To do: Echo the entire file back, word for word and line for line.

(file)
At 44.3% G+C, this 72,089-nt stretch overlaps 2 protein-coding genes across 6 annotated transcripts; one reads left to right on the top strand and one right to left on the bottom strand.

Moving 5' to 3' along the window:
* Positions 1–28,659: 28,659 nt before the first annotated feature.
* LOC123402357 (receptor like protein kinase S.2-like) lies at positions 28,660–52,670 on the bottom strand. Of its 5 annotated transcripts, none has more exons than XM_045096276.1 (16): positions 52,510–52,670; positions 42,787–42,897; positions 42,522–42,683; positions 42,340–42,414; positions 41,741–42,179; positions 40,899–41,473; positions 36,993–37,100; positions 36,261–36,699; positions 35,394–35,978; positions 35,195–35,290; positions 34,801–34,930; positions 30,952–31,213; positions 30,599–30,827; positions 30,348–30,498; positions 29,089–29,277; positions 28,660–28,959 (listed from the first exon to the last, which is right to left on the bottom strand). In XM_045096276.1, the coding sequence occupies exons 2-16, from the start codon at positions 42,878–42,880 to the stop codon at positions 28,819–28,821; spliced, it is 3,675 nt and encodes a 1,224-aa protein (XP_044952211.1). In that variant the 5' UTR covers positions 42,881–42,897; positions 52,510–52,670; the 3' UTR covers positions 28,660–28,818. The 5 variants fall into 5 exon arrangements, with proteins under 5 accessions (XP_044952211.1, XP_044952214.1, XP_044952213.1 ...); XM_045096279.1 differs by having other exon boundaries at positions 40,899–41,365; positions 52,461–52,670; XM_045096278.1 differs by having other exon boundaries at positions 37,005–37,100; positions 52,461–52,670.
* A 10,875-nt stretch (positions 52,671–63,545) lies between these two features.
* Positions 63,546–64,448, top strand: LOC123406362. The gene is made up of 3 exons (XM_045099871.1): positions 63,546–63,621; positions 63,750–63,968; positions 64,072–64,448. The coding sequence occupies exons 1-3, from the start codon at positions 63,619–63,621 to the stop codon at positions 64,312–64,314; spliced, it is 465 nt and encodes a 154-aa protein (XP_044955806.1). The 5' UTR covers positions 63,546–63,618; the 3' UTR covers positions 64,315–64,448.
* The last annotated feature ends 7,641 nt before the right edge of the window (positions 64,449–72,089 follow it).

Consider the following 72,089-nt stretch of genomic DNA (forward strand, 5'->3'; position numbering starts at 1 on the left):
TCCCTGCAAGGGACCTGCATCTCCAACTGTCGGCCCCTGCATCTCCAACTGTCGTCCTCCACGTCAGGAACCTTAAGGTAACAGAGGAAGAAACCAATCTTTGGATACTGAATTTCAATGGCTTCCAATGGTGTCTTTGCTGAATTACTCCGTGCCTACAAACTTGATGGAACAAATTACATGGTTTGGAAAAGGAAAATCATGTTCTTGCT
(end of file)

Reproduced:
At 44.3% G+C, this 72,089-nt stretch overlaps 2 protein-coding genes across 6 annotated transcripts; one reads left to right on the top strand and one right to left on the bottom strand.

Moving 5' to 3' along the window:
* Positions 1–28,659: 28,659 nt before the first annotated feature.
* LOC123402357 (receptor like protein kinase S.2-like) lies at positions 28,660–52,670 on the bottom strand. Of its 5 annotated transcripts, none has more exons than XM_045096276.1 (16): positions 52,510–52,670; positions 42,787–42,897; positions 42,522–42,683; positions 42,340–42,414; positions 41,741–42,179; positions 40,899–41,473; positions 36,993–37,100; positions 36,261–36,699; positions 35,394–35,978; positions 35,195–35,290; positions 34,801–34,930; positions 30,952–31,213; positions 30,599–30,827; positions 30,348–30,498; positions 29,089–29,277; positions 28,660–28,959 (listed from the first exon to the last, which is right to left on the bottom strand). In XM_045096276.1, the coding sequence occupies exons 2-16, from the start codon at positions 42,878–42,880 to the stop codon at positions 28,819–28,821; spliced, it is 3,675 nt and encodes a 1,224-aa protein (XP_044952211.1). In that variant the 5' UTR covers positions 42,881–42,897; positions 52,510–52,670; the 3' UTR covers positions 28,660–28,818. The 5 variants fall into 5 exon arrangements, with proteins under 5 accessions (XP_044952211.1, XP_044952214.1, XP_044952213.1 ...); XM_045096279.1 differs by having other exon boundaries at positions 40,899–41,365; positions 52,461–52,670; XM_045096278.1 differs by having other exon boundaries at positions 37,005–37,100; positions 52,461–52,670.
* A 10,875-nt stretch (positions 52,671–63,545) lies between these two features.
* Positions 63,546–64,448, top strand: LOC123406362. The gene is made up of 3 exons (XM_045099871.1): positions 63,546–63,621; positions 63,750–63,968; positions 64,072–64,448. The coding sequence occupies exons 1-3, from the start codon at positions 63,619–63,621 to the stop codon at positions 64,312–64,314; spliced, it is 465 nt and encodes a 154-aa protein (XP_044955806.1). The 5' UTR covers positions 63,546–63,618; the 3' UTR covers positions 64,315–64,448.
* The last annotated feature ends 7,641 nt before the right edge of the window (positions 64,449–72,089 follow it).

Consider the following 72,089-nt stretch of genomic DNA (forward strand, 5'->3'; position numbering starts at 1 on the left):
TCCCTGCAAGGGACCTGCATCTCCAACTGTCGGCCCCTGCATCTCCAACTGTCGTCCTCCACGTCAGGAACCTTAAGGTAACAGAGGAAGAAACCAATCTTTGGATACTGAATTTCAATGGCTTCCAATGGTGTCTTTGCTGAATTACTCCGTGCCTACAAACTTGATGGAACAAATTACATGGTTTGGAAAAGGAAAATCATGTTCTTGCT